Miya Ando is a half Japanese, half Russian American artist based in
New York. She exhibits in private homes and public spaces throughout the US and abroad.
Her public works include her piece for ‘Bread and Life’ the largest soup kitchen in Brooklyn, New York. Miya was commissioned by the soup kitchen to create a piece for its nondenominational meditation space. Her work, a grid of 144 steel canvas squares, composes a visual symbol of hope. The piece, titled “Fiat Lux: Let There Be Light,” supports Bread and Life’s vision of giving strength and serenity to those who are battling an array of problems, including
hunger, poverty, and related stress.
Miya has made the following statement about her work and background:
Ultimately I am interested in the study of subtraction to the point of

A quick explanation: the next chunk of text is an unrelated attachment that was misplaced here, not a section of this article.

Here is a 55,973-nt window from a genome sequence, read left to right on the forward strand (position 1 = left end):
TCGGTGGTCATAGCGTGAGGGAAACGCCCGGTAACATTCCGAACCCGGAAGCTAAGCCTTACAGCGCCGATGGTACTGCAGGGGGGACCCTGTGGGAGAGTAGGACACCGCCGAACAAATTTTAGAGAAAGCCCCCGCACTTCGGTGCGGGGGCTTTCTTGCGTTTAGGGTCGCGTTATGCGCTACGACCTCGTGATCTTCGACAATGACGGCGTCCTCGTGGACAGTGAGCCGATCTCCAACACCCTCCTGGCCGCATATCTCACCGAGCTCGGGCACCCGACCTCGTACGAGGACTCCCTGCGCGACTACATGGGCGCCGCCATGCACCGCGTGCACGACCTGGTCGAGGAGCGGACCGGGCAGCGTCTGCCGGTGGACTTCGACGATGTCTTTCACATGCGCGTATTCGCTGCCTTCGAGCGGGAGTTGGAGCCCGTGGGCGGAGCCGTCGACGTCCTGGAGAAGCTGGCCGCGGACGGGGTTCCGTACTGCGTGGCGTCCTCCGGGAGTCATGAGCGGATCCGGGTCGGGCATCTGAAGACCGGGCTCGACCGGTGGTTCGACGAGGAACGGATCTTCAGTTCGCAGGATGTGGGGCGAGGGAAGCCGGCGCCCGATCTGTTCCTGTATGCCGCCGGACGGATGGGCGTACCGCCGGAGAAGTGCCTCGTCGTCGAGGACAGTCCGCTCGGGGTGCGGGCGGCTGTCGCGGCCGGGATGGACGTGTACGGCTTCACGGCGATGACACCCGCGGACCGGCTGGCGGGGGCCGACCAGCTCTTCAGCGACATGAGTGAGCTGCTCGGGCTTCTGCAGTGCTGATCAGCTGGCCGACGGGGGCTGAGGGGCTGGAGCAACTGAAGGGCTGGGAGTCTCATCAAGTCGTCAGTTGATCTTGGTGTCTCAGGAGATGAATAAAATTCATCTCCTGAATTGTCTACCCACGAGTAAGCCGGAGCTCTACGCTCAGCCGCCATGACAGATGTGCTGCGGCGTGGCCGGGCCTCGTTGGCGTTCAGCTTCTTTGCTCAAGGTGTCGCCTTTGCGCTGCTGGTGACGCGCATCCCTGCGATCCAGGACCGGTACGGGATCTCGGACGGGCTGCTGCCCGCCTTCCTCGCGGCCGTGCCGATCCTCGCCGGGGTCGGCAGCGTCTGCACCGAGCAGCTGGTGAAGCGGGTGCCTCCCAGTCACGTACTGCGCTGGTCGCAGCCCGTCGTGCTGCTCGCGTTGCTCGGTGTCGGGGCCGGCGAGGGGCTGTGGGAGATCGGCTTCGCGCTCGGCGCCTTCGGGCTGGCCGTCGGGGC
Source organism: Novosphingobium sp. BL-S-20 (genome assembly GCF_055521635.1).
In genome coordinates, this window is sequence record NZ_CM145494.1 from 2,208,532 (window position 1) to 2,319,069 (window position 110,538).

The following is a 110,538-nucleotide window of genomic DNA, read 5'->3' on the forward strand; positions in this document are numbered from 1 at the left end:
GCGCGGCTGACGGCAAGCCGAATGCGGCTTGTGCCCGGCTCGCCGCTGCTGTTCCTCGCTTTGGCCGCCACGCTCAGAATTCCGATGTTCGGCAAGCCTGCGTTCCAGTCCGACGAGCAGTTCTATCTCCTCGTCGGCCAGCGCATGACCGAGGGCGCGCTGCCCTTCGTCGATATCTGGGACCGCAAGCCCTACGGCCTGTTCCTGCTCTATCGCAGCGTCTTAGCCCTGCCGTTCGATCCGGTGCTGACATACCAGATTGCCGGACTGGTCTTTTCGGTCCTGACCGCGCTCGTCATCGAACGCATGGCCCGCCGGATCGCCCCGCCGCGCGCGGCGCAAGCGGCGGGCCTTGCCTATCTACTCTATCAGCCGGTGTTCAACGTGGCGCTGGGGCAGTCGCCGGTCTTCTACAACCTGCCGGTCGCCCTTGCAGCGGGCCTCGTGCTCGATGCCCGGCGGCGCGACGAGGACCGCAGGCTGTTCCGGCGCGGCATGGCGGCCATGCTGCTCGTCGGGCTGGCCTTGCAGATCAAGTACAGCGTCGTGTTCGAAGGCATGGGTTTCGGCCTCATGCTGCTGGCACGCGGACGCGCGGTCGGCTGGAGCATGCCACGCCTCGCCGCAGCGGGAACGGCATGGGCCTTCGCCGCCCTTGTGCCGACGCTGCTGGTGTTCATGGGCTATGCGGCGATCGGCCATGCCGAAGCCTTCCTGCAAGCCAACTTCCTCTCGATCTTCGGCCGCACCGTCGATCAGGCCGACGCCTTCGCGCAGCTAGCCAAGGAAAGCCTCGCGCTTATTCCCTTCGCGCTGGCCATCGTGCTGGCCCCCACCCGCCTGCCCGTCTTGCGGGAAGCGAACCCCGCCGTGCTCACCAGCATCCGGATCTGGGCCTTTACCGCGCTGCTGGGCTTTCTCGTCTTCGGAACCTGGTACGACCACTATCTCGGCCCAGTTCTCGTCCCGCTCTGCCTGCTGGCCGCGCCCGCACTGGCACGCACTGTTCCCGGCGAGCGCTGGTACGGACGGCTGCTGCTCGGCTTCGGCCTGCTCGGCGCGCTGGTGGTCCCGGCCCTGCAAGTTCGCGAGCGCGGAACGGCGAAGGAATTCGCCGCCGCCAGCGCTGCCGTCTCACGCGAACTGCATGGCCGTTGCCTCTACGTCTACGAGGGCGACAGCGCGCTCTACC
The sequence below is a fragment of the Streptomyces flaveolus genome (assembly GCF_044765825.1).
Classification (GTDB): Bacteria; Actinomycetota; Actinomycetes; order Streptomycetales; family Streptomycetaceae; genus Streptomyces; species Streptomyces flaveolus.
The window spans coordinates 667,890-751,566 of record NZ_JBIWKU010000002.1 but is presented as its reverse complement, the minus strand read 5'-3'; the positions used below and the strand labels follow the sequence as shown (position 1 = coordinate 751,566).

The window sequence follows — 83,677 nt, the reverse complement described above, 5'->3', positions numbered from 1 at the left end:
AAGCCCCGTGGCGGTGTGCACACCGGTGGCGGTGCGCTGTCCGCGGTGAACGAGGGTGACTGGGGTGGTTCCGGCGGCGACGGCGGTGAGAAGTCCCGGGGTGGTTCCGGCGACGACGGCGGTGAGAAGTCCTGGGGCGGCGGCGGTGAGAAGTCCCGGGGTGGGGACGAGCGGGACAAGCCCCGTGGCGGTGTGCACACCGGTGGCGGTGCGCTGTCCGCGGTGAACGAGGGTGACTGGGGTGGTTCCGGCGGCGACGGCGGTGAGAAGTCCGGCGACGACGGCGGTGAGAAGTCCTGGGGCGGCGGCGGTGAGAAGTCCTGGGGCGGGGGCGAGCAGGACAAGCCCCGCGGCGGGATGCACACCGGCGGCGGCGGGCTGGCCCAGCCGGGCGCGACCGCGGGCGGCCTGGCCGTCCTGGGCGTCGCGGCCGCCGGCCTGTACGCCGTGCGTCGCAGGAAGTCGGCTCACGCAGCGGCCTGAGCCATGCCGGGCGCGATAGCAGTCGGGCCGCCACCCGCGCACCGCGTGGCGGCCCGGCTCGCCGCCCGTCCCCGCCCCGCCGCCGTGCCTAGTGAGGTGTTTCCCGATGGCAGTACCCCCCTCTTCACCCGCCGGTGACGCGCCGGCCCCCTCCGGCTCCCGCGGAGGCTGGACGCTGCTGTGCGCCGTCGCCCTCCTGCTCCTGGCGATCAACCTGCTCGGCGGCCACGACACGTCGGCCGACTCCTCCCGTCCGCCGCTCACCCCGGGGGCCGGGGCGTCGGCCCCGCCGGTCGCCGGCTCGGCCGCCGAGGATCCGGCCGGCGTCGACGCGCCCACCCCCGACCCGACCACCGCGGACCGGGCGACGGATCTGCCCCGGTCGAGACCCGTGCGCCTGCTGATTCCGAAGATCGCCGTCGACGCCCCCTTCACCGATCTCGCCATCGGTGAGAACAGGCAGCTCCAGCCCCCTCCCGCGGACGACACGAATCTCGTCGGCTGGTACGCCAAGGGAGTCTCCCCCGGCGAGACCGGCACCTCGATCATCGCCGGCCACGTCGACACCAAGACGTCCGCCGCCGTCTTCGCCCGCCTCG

purity, simplicity and refinement. I am Japanese and Russian, a descendant of Bizen sword maker Ando Yoshiro Masakatsu and was raised among sword smiths-turned Buddhist priests in a Buddhist temple in Okayama, Japan. My spiritual, familial, and academic experiences deeply inform every aspect of my work.
I come from a family who worked with steel for many generations, I
approach the material with great respect and reverence. My intention is to put forth quiet and transcendent environments, which come from a place of sincerity and compassion.
I have been working on a series of non-denominational, large-scale
public works for spiritual spaces; I see [the 9/11 London Project] piece as being a very important non-denominational, spiritual, transcendent work. I would apply my traditional metal-finishing techniques and put forth a work in a minimalist aesthetic. I bring my family tradition from the sword-smith turned Buddhist priests who raised me in Japan and my approach of reverence and compassion that I learned in the Buddhist temple I grew up in. Funerals and memorials were a daily part of my upbringing in the temple; I would execute this piece with a respect for universal beliefs and spiritual traditions.